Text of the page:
Things that were not funny: someone to my left fell asleep despite my loud laughing, and when he woke up he wanted his wife to tell him what happened.

What it is: a play, set in a hospital room at Memorial Sloan Kettering Cancer Center of New York City, featuring four skillful actors and lasting about 90 minutes. 

Who should see it: anyone seeking something better than the absurdly simplistic and unrealistic portrayal of people with cancer being “brave warriors,” audiences prepared for simulated oral sex onstage, fans of Law & Order.

What I saw on the way home: a warning light on the dashboard of my car alerted me that the front seat passenger was not wearing a seatbelt. My front seat passenger was my purse, made somewhat heavier than normal with the addition of my laptop. Nothing like the engineering choices of some German car-feature designers to remind me that I, being a hand-bag-carrying woman, may not always be thought of as a car-owner or otherwise relevant person. 

Coffee

The very first cafe latte I ever had was in Bolinas, California in 1992. It was prepared for me by my friend Ann, in her kitchen, using her espresso machine.  The first time I was offered a latte in a paper cup with the abomination of a plastic top on it would have been sometime late in 1993, when we moved to Seattle.  The persistence of this ill-fitting plastic horror continues to impress me, for I find that not only does it ruin the smell, flavor and texture of hot drinks, it works poorly as a lid.
This morning I found myself with about fifteen minutes to kill before the pet food store opened, and I was in an unfamiliar neck of the woods. Outside of airports or long road trips, I do not frequent Starbucks, disliking their ambience, pastries, sandwiches, in-a-hurry sales staff, and burnt-tasting coffee, to say nothing of the other customers.   Today, I found there was a Peet’s Coffee, which I recall from my mandatory coffee history classes in business school was founded by the original Starbucks guys as a less commercial and more authentic alternative.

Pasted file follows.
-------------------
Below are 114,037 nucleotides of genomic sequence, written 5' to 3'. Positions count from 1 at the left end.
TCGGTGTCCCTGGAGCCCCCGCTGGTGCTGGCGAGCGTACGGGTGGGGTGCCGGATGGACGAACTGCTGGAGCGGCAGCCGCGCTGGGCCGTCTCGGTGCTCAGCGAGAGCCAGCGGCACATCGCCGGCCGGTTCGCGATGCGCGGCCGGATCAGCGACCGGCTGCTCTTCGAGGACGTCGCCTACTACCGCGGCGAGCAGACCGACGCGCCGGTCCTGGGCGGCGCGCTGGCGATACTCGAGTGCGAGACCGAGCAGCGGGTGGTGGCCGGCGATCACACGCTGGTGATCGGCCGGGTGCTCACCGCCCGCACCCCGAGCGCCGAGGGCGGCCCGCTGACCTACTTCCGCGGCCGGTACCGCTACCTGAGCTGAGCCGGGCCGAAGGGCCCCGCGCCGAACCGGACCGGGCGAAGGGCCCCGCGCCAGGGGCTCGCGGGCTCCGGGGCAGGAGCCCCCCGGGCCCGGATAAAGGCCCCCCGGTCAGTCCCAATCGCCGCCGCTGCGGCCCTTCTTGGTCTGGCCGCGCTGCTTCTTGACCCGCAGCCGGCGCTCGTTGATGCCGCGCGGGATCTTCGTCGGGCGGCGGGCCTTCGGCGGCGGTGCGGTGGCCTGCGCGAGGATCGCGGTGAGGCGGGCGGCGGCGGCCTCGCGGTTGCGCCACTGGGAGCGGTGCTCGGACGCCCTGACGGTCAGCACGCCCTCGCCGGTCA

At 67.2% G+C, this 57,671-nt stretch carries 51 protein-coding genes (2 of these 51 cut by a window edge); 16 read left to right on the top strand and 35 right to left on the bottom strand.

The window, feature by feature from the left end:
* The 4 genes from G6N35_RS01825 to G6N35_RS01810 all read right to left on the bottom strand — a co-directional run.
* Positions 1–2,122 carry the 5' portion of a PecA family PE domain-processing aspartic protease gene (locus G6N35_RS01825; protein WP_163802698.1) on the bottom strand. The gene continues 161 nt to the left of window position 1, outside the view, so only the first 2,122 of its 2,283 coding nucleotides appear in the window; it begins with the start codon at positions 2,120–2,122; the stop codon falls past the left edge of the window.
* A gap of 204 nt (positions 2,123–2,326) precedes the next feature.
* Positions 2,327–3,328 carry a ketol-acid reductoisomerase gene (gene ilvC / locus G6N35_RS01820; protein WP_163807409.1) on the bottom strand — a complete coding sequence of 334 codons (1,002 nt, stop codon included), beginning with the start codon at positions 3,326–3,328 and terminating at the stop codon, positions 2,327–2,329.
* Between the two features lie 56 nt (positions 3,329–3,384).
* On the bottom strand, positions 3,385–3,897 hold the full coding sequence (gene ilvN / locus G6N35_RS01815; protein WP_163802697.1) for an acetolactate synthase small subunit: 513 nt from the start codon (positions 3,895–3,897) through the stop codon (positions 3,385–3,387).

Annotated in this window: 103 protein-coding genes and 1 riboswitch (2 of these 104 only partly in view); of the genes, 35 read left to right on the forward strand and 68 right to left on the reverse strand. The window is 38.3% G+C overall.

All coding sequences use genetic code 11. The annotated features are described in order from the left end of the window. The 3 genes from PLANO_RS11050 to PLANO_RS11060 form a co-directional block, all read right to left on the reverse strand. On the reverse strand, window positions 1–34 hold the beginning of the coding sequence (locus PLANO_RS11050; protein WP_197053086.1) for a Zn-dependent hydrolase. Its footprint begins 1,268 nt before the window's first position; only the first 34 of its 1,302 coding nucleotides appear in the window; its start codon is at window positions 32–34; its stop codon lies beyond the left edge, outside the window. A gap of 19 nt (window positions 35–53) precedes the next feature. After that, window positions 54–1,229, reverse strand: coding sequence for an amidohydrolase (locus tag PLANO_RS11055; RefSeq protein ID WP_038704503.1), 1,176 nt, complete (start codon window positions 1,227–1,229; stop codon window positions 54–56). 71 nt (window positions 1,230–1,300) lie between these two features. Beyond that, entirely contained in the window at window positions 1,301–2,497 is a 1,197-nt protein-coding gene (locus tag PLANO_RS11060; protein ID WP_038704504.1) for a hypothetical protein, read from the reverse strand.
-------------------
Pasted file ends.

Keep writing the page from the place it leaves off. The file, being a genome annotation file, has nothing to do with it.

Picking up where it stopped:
I am sorry to report that the pastries were, to a muffin, exactly what one might find in the Starbucks of the B Terminal of Sea-Tac Airport. I settled for an almond poppy-seed muffin, which does not usually disappoint. My drink, a twelve ounce non-fat latte, which I ordered “for here,” was served in a shapely mug, with no saucer.  The foam was floating on top like a huge marshmallow, having been unceremoniously dumped there in a blob.  
What kind of a coffee snob have I become?  Because I frequent small independent coffee shops in Seattle, like Kaladi on East Pike, I have grown to expect the rosetta on top. It’s pretty. It takes practice to make. It places the milk foam on the surface of the latte in a uniform layer that lasts but does not slide onto your face. I like it.
There were almost as many cantankerous pre-schoolers in the coffee shop as there were adults, which did not improve its ambience. One was unable to sit but silently paced back and forth before his mother’s table like a bear in the zoo. A clutch of loud ones were given sixteen ounce drinks with big green straws jammed in the ill-fitting plastic horrors known as lids; this is a huge drink for anyone. One drink fell, but did not spill. Another was thrown, producing a pond of lukewarm beige sugar-milk, which the adults scurried to clean up with handfuls of flimsy napkins. That, and the faint drift of crumbs already on my dingy table made me upend my latte onto my face, and turn and rise to stagger across the parking lot into an unfamiliar pet food store.

Awkward is the New Cool

Not long ago, a friend expressed a need for a voodoo doll.

As of this writing I am almost done with it. Mr. VooDoo is certainly the ugliest sewing project I have ever completed. It is at least 50% larger than I originally intended, owing to the extreme awkwardness of sewing something very small. The limbs are asymmetrical; the arm and the leg on the left side are both noticeably thinner and also oddly twisted. The face is lumpy and bunchy. The neck has visible, uneven grey stitches around it. The mouth is pale and thin. The hands look like fish fins.

When I pull it out of my sewing bag to work on it, people give me funny looks. I don’t think anything this deliberately dorky-looking should be sneered at, but then, I guess I could avoid the hipsters if I stayed out of the coffee shops. Besides, awkward is the new cool.